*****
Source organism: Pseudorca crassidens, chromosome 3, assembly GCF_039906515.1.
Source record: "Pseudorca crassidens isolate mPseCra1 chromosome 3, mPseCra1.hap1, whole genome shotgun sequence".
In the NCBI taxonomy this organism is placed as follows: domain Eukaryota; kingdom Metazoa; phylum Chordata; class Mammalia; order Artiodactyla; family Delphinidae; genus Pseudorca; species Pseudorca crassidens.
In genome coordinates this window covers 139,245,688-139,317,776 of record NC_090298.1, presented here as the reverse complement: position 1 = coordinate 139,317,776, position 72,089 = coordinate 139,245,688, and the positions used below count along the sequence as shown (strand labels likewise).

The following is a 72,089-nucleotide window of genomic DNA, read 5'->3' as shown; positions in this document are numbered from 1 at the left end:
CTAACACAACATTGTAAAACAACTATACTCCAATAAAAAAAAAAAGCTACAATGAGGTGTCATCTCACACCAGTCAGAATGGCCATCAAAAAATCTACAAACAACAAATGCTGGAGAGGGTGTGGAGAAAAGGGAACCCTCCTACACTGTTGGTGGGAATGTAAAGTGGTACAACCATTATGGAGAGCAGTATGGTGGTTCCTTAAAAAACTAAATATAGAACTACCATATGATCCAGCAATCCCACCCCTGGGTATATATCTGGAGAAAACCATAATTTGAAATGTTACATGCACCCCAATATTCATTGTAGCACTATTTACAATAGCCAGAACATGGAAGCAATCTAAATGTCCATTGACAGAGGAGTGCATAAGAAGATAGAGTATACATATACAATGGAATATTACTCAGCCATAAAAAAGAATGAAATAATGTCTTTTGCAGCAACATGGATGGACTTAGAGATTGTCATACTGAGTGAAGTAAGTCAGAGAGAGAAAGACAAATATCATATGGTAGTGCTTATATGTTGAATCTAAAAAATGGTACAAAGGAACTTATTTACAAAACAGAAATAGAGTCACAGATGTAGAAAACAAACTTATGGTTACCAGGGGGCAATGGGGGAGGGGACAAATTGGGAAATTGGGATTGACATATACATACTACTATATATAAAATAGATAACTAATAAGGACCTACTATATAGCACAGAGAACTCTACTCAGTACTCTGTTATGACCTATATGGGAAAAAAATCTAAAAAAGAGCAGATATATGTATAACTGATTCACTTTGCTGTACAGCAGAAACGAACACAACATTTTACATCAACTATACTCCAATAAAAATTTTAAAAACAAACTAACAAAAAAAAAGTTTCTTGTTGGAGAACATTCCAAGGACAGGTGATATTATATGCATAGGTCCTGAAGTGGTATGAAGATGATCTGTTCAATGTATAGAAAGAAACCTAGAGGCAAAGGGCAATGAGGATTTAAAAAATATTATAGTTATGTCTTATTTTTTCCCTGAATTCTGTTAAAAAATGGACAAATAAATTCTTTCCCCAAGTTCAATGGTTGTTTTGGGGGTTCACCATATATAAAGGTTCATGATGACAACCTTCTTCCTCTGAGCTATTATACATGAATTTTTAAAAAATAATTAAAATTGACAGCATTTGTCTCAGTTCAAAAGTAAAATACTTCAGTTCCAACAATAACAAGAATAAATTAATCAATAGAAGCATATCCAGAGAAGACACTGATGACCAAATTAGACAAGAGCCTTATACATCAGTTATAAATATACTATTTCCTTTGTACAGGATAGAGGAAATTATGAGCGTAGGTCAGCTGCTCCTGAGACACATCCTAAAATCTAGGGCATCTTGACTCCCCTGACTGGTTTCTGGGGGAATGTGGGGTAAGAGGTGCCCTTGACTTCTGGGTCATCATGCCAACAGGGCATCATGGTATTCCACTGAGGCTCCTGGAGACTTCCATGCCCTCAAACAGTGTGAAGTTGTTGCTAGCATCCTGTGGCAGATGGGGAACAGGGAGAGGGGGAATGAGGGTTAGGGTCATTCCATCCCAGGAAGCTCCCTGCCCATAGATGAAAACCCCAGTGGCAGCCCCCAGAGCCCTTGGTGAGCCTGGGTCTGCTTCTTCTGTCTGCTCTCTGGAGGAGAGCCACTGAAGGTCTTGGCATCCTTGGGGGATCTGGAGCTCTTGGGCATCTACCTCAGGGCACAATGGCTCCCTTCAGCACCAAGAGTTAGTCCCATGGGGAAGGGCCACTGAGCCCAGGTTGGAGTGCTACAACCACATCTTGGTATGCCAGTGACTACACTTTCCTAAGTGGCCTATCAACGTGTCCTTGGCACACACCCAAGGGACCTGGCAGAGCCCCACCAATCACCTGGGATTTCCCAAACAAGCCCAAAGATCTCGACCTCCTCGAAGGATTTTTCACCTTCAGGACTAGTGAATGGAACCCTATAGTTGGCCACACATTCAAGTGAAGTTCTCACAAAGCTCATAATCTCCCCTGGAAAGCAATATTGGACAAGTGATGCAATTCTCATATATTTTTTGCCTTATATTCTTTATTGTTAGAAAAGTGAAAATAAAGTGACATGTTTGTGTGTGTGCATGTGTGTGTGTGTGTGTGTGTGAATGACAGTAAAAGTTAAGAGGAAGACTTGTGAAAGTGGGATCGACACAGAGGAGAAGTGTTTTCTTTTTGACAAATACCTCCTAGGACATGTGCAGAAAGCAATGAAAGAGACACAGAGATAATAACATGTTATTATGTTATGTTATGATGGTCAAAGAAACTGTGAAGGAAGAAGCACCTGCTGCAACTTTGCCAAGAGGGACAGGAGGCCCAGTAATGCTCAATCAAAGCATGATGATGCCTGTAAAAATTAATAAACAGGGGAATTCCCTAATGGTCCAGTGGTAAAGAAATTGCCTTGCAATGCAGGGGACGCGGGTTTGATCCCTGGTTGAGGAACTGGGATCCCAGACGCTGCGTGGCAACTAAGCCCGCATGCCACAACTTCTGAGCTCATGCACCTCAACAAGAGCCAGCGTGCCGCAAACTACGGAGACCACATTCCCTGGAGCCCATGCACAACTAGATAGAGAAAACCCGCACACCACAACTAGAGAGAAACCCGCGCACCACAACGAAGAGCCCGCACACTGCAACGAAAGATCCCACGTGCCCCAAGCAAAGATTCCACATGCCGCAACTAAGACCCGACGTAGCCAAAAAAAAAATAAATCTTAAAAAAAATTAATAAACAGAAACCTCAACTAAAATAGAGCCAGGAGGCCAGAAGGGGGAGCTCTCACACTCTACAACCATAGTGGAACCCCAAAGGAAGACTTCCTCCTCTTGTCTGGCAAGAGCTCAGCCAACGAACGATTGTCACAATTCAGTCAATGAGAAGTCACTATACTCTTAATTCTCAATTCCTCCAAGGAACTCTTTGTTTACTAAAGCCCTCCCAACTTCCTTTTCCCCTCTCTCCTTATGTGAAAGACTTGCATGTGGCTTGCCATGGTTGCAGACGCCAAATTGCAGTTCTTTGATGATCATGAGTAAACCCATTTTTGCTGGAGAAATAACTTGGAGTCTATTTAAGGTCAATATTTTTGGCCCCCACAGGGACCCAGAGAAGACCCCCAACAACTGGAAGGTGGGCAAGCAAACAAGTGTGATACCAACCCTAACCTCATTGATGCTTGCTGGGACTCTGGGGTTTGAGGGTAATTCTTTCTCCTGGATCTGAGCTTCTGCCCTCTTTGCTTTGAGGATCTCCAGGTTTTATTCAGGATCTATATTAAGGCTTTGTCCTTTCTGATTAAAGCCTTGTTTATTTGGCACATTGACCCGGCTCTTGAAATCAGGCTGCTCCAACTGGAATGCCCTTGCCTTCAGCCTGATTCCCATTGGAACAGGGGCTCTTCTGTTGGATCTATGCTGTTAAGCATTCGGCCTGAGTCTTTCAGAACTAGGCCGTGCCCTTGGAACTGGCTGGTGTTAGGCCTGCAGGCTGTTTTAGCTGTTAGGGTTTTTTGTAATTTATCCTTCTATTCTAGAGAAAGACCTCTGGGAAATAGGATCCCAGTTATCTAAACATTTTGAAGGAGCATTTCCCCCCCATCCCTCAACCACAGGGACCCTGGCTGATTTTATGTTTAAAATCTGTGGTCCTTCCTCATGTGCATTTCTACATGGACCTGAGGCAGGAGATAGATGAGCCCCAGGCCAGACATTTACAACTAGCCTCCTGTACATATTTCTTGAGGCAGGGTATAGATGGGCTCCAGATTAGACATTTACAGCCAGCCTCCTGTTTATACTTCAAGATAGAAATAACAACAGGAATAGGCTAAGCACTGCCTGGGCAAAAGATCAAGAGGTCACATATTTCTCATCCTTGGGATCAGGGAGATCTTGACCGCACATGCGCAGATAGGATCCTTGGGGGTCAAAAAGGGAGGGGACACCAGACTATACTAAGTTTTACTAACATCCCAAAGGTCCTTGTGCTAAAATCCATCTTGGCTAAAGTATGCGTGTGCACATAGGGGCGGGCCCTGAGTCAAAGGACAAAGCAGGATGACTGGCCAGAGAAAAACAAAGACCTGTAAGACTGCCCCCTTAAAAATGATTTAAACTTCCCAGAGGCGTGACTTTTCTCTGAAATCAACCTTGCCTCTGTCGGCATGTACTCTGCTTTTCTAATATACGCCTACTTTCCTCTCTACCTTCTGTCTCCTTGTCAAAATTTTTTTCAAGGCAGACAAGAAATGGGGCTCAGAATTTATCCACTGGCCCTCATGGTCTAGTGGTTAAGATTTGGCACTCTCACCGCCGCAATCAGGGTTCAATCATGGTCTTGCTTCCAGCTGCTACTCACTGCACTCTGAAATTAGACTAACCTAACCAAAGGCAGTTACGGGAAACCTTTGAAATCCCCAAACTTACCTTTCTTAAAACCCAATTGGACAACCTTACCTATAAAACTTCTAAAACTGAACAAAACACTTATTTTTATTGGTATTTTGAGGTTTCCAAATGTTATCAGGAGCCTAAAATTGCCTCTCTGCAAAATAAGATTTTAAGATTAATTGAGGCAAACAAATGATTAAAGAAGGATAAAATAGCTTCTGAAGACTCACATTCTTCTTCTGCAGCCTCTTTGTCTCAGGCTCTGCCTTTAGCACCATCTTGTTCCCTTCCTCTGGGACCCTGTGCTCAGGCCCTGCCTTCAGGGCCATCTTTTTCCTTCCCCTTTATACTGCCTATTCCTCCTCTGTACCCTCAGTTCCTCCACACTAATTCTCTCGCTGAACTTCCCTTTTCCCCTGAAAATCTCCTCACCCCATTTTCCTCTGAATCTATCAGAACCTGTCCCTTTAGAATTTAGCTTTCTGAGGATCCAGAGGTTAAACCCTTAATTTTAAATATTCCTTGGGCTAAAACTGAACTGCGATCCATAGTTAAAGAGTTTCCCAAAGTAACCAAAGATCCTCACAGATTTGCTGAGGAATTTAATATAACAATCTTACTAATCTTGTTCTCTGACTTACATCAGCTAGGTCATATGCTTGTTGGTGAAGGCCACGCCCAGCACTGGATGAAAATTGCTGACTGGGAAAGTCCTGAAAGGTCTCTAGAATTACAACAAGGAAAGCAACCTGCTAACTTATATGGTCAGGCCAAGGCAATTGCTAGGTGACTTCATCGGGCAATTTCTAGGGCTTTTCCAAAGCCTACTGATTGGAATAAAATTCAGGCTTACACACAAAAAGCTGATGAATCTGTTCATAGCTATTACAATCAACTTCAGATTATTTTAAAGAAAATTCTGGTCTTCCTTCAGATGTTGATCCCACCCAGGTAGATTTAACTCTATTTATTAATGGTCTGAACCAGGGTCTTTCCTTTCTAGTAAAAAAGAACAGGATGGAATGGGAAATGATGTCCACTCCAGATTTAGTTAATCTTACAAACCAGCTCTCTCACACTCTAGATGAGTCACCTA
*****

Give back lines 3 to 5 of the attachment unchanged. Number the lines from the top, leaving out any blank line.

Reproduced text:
In the NCBI taxonomy this organism is placed as follows: domain Eukaryota; kingdom Metazoa; phylum Chordata; class Mammalia; order Artiodactyla; family Delphinidae; genus Pseudorca; species Pseudorca crassidens.
In genome coordinates this window covers 139,245,688-139,317,776 of record NC_090298.1, presented here as the reverse complement: position 1 = coordinate 139,317,776, position 72,089 = coordinate 139,245,688, and the positions used below count along the sequence as shown (strand labels likewise).

The following is a 72,089-nucleotide window of genomic DNA, read 5'->3' as shown; positions in this document are numbered from 1 at the left end: